We are going to introduce a universal modeling framework that can be used for any sequential decision problem in the presence of different sources of uncertainty.  Our approach is to define the problem first, which consists of sequential decision problems (decision, information, decision, information, …) where the challenge is to find policies for making decisions.  We claim that there are four (meta)classes of policies that are the foundation of any solution approach that has ever been proposed for a sequential problem.  Using a simple energy storage problem, we show that any of the four classes of policies might work best depending on the data, and hybrids can be created that combine two or more classes.  All of these ideas will be illustrated with applications drawn from different application settings.

About the Speaker:
Warren B. Powell is Professor Emeritus at Princeton University, where he taught for 39 years, and is currently the Chief Analytics Officer at Optimal Dynamics.   He was the founder and director of CASTLE Labs, which focused on stochastic optimization with applications to energy systems, transportation, health, e-commerce, and the laboratory sciences (see www.castlelab.princeton.edu), supported by over $50 million in funding from government and industry.  He has pioneered the use of approximate dynamic programming for high-dimensional applications, and the knowledge gradient for active learning problems, work that was the foundation for his books Approximate Dynamic Programming and (with Ilya Ryzhov) Optimal Learning. He developed a universal framework for sequential decision problems which is the basis for his latest book with Wiley: Reinforcement Learning and Stochastic Optimization: A unified framework for sequential decisions. He published over 250 papers and produced 70 graduate students and post-docs.  He is the 2021 recipient of the Robert Herman Lifetime Achievement Award from the Society for Transportation Science and Logistics, a fellow of Informs, and the recipient of numerous other awards.


!! Cancelled !!

Wednesday, June 8, 2022, 17:00-18:00  Zoom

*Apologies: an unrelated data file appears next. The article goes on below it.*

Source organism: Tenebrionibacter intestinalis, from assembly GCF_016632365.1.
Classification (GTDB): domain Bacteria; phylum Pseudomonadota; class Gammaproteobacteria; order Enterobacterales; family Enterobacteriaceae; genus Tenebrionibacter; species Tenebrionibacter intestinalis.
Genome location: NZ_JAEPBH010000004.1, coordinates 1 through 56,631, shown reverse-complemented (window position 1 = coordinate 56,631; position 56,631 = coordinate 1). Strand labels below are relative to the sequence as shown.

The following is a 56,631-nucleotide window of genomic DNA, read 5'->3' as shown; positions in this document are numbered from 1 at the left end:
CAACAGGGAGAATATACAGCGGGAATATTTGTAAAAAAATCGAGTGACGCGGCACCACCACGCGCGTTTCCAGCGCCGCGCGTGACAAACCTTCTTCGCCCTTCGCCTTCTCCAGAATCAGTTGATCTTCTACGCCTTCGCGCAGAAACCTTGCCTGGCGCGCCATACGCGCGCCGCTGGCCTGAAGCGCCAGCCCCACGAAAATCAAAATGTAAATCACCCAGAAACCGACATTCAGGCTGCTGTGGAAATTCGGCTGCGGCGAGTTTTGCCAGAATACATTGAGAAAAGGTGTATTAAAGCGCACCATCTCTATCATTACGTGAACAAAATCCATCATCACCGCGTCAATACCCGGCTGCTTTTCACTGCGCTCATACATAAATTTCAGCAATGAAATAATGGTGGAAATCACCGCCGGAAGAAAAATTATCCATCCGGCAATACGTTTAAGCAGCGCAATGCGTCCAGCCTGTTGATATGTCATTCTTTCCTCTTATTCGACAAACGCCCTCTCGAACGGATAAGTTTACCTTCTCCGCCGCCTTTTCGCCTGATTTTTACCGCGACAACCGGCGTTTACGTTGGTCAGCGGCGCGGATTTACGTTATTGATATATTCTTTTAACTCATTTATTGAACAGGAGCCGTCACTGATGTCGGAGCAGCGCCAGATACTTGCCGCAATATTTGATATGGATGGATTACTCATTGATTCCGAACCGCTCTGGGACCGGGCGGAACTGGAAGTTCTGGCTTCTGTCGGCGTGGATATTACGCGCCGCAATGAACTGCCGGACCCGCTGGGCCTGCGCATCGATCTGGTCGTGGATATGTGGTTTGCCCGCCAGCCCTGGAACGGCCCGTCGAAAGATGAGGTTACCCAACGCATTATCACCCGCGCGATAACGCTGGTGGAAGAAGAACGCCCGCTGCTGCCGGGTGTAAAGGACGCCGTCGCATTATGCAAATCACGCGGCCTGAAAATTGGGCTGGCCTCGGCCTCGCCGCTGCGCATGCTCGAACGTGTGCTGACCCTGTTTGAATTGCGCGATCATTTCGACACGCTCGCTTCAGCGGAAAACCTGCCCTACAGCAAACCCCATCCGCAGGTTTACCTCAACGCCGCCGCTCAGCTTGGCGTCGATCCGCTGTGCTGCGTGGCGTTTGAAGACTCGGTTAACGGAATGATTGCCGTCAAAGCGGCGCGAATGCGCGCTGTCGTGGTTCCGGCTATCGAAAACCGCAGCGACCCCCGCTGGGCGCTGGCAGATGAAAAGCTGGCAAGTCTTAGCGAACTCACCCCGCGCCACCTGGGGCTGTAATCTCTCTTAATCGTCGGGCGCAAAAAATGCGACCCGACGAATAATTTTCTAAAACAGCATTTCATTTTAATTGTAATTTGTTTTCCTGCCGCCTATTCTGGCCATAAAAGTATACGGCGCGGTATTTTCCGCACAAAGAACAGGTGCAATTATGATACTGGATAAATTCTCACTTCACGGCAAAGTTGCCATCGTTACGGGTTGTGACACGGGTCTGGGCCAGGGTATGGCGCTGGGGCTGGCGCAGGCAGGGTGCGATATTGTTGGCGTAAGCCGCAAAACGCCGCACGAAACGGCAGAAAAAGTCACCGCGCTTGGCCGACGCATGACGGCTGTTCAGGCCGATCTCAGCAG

Dr. Philipp Loick (Amazon)
Timing optimization for Amazon Middle Mile

Abstract:
Operating a logistics network of Amazon's scale gives rise to many fascinating mathematical challenges. In this talk, we will discuss Amazon's middle mile network and Amazon's approach to efficiently delivers millions of packages to customers every day. Specifically, we will discuss how timing optimization is performed in the Amazon network to allow customers to order packages as late as possible with delivery on the next day.

About the Speaker:
Philipp Loick works as an Applied Scientist in Amazon's European research science team on routing and timing optimization in Amazon's middle mile network. Prior to joining Amazon, he completed a PhD in mathematics on statistical inference and the theory of machine learning at Goethe University Frankfurt. He holds a Master in Operations Research from the London School of Economics and a Master in Computer Science from Georgia Institute of Technology.


Monday, June 20, 2022, 16:00-17:00 in room V10-122

Prof. Dr. Taïeb Mellouli, Thomas Stoeck (Martin Luther University Halle-Wittenberg)
Data-Driven Knowledge-Based Decision Support Systems involving both complex activity structures and complex systems

Note: Although the talk will be in-person, you will also be able to attend virtually using the following Zoom information:
https://uni-bielefeld.zoom.us/j/68824071093?pwd=amt2aklCS3BKcGRlYlJ2R2d0R1h2UT09

Meeting-ID: 688 2407 1093
Passwort: 016002

Abstract of the talk: